In my last blog post I discussed the succulent plants known to botanists as Sempervivum (Hens-and-Chicks) and Hylotelephium (pronounced ‘high-low-tele-fee-um’). Hylotelephium plants, such as the popular variety ‘Autum Joy’, used to be known botanically as Sedum. This week I will discuss the true Sedums, known botanically as Sedum. Sedums are wonderful plants for Catskills gardens.
Sedums are easily distinguished from Hylotelephium plants because they have little branching stems that root as they touch the ground, while Hylotelephium plants grow from the center, sending out longer stems which may flop onto the ground but generally don’t set root. Hylotelephium plants grow in a distinct clump, but Sedum plants have a carpet-like growth. This type of growth habit makes true sedums very good for use in the garden as ground cover.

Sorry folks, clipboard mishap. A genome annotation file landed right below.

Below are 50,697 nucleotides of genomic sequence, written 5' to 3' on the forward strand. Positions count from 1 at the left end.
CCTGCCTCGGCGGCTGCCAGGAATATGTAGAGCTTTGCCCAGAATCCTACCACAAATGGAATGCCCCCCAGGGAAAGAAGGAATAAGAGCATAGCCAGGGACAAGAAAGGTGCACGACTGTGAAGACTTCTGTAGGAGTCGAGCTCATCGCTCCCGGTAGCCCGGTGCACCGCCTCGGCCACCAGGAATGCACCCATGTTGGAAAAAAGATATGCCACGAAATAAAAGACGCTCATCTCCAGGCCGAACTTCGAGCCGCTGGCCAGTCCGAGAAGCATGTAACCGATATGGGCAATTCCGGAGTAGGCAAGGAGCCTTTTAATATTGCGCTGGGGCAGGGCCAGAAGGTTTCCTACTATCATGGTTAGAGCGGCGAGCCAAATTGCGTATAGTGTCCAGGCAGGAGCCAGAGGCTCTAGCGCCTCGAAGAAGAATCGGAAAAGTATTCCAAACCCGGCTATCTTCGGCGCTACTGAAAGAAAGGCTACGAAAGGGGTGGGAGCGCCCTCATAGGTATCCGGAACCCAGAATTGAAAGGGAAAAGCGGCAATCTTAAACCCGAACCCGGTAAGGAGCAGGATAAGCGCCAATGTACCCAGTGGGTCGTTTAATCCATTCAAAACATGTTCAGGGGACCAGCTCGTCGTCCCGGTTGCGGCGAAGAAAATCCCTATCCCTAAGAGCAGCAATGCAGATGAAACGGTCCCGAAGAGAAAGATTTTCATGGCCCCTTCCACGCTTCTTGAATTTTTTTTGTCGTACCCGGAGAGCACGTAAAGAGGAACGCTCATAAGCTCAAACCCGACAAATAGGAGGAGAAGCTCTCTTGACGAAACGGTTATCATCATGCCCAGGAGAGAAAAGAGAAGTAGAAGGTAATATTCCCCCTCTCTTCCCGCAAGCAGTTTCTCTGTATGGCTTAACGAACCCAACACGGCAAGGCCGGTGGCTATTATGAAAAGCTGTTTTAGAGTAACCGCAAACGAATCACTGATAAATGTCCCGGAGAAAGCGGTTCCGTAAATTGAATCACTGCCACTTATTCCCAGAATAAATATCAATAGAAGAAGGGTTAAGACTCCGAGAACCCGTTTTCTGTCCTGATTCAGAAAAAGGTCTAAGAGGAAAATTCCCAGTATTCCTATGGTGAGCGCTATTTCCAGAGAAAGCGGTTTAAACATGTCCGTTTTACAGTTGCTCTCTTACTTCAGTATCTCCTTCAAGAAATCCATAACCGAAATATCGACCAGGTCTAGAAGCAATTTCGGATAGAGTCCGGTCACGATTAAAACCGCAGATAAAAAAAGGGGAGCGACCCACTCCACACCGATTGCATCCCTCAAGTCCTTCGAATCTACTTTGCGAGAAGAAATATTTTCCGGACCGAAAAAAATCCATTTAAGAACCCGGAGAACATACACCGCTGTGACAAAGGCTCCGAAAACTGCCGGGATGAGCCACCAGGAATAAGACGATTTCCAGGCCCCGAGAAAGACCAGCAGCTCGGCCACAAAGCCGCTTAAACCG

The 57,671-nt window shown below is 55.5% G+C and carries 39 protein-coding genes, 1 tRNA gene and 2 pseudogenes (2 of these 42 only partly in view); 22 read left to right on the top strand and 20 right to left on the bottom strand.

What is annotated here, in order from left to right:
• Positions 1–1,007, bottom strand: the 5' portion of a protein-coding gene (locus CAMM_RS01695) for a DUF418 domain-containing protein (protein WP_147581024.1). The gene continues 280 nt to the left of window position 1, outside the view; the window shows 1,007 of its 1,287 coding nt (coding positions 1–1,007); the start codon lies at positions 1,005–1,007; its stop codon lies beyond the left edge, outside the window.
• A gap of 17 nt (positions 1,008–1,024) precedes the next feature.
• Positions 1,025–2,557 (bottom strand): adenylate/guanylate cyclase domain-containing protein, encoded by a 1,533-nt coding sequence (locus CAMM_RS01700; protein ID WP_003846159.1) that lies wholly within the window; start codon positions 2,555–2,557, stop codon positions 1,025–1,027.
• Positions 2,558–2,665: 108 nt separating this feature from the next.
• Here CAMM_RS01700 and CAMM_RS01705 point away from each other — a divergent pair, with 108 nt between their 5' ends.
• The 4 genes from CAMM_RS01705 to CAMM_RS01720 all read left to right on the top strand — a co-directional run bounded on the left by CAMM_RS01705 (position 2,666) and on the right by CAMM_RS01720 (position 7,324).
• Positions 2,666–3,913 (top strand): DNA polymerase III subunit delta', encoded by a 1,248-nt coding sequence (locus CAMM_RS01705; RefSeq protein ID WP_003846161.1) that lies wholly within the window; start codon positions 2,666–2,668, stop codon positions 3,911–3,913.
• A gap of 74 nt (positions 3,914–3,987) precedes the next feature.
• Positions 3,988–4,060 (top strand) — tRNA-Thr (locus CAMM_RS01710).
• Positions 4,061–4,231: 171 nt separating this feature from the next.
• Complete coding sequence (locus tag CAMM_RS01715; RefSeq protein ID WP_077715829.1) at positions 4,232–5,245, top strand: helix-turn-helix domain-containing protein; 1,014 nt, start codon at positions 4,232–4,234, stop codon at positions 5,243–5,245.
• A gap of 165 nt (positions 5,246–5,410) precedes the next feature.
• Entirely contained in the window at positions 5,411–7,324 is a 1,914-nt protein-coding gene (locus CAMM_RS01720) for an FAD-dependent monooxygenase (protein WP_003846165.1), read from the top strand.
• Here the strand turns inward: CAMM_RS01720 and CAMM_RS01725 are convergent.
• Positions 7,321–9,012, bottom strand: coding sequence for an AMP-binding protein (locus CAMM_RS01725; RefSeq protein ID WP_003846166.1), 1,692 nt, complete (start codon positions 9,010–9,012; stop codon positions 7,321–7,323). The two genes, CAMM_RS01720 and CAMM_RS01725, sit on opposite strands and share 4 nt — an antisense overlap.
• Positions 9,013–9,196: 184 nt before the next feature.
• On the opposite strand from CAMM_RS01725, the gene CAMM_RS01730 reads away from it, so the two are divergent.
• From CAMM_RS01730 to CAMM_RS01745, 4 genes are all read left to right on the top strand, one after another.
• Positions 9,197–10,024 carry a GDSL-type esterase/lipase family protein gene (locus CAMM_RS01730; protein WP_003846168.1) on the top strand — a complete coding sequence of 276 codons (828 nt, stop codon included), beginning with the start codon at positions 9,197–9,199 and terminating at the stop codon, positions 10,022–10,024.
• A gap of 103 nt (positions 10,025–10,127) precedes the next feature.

There are over 450 species of Sedum found in nature, and countless garden varieties. The attractive flowers come in pink, yellow or white. Foliage can be deep gray-blue to yellow-green to white-variegated to red-bronze. The great amount of variation in leaf shape also contributes to the countless garden varieties. The following gallery of sedums illustrate some that grow well in gardens here in the Catskills.
Known either as Sedum reflexum or Sedum rupestre, this species comes in at least three varieties,
Sedum ternatum a native of the southeastern U.S.; its flowers are white and appear several weeks earlier than most other sedums; its leaves are thicker and stiffer than other sedums with similarly shaped leaves.